How Blockchain Is Bringing Transparency and Improved Efficiencies in Seafood Value Chainsby Fintech News Singapore May 19, 2020
Blockchain technology, one of the most discussed technologies of the past couple of years, is set to substantially transform the traceability landscape and stakeholder behavior along the value chain in fisheries and aquaculture, according to a new report by the Food and Agriculture Organization (FAO) of the United Nations.
In a paper titled Blockchain Application in Seafood Value Chains, the FAO provides an introduction to blockchain, and explores how the technology can be used in seafood value chains by analyzing seven initiatives.
According to the study, blockchain technology, with its inherent characteristics of immutability, security, and decentralization, together with its smart contract feature, has the potential to improve efficiencies and accountabilities in seafood value chains.
When applied to supply chains, blockchain can provide a common technology layer that facilitates the exchange of key data elements to successfully trace seafood products moving through the value chain, acting as an unifying system that holds all relevant legal documentation and identification that needs to accompany fish across borders, the report says.
One of the earliest initiatives in this regard, it notes, is the 2016 six month pilot project by Project Provenance Ltd (Provenance) in Indonesia, which focused on two supply chains: yellowfin tuna loins and skipjack tuna for canning.
The project made use of the Provenance app and traditional SMS messages to allow fishers to register their catch and transfer it to suppliers both physically and digitally. Suppliers would then transfer the catch to the factory together with its digital data. The final stage involved working with a retailer and using NFC-enabled smart labels on tuna products to communicate the provenance story.
Another notable initiative highlighted by the FAO report is a 2017 project by the World Wide Fund for Nature (WWF)-Australia, ConsenSys, Fijian companies Sea Quest (Fiji) Ltd and TraSeable Solutions, which saw the first application of blockchain in a tuna longline fishery.
As part of the project, each tuna was tagged with unique identifiers initially using RFID tags, and later with QR code tags. Key data about the capture event and tuna were recorded into an app. In the processing facility, at key stages along the processing line, the tuna was tracked, and key data collected. If a tuna was transformed into other products such as loins, then each of these new products was given a new identity on the blockchain and tracked separately.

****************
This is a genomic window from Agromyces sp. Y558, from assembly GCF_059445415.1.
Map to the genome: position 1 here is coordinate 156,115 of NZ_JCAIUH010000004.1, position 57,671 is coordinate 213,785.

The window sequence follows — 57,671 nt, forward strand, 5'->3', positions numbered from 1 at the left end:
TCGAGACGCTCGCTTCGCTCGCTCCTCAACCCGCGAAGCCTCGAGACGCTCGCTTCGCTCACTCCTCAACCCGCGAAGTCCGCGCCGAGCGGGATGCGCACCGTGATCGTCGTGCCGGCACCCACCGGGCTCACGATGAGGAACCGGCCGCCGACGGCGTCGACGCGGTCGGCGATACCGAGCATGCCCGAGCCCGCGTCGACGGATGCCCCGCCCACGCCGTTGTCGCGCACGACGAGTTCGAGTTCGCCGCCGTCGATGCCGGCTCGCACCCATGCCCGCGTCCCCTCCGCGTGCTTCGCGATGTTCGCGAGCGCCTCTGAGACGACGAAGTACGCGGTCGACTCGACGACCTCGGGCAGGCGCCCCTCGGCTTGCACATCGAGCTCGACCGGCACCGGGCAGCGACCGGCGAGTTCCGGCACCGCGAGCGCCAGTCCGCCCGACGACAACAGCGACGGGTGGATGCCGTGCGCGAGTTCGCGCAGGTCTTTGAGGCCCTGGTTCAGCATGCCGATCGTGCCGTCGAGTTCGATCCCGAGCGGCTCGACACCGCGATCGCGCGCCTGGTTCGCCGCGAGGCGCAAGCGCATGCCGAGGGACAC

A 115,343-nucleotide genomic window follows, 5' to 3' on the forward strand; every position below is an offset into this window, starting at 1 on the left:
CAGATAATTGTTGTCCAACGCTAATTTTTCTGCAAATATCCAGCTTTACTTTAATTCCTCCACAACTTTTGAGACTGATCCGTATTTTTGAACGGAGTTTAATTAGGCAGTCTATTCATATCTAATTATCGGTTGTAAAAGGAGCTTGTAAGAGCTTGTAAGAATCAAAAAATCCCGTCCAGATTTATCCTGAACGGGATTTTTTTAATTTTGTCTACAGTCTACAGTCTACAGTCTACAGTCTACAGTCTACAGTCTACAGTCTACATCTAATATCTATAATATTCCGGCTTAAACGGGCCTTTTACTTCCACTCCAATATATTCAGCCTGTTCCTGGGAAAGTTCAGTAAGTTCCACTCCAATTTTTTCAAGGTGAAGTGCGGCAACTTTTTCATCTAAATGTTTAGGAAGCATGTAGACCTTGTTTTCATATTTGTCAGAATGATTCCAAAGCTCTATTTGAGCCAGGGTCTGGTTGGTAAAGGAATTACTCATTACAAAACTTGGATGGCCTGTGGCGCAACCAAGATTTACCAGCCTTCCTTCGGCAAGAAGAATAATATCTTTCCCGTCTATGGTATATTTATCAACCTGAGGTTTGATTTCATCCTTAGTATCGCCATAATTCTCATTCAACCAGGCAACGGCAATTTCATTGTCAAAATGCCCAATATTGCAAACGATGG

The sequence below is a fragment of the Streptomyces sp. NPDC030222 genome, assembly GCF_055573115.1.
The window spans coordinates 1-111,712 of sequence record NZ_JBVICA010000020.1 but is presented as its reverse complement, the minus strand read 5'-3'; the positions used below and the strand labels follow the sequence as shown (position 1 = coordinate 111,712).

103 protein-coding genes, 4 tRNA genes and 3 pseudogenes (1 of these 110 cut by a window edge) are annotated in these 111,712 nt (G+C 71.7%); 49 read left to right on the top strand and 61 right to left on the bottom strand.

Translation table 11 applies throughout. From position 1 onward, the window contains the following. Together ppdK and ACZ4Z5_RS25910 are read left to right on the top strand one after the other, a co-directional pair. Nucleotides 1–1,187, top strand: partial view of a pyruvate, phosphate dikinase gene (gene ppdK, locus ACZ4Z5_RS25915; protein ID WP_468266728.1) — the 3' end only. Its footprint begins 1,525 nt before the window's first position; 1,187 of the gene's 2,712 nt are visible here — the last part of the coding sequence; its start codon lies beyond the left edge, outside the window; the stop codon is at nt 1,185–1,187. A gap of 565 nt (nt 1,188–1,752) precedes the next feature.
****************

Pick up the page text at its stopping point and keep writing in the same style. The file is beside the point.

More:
The Fishcoin initiative is another noteworthy project mentioned in the study. Fishcoin touts itself as a “blockchain-based data ecosystem” backed by a stablecoin token, that incentivizes the collection of data about seafood products through the supply chain.
Other projects cited in the report include the OpenSC, WWF-Australia and BCG Digital Ventures partnership announced in early 2019, which much like the Provenance and WWF-New Zealand projects involved tagging toothfish with RFID tags on capture and recording data about the movement of the fish through the supply chain, Bumble Bee Foods and SAP Indonesia’s initiative to mark “Fair Trade”-certified yellowfin tuna announced in March 2019, and the Sustainable Shrimp Partnership (SSP), which joined the IBM Food Trust blockchain platform in May 2019 to provide transparency and traceability for its Ecuadorian farmed shrimp.
More than half of the world’s tuna comes from the Pacific Ocean, but, according to Bubba Cook of WWF Pacific, tuna fisheries are at a turning point.
“We have seen heavy depletion in certain stocks, like for instance the Pacific bluefin tuna which is at less than 3% of its historic biomass,” Cook told the World Economic Forum. “That should be a shocking figure for anyone that the historic stock has been depleted to the point where the tank is almost empty.”
Illegal, unreported and unregulated (IUU) fishing is one of the greatest threats to marine ecosystems, representing up to 26 million tons of fish caught annually, valued at US$10 to US$23 billion, according to the FAO.
“If we don’t improve traceability and address illegal fishing then we’re going to see continued declines in our fisheries,” said Cook.
Featured image credit: Unsplash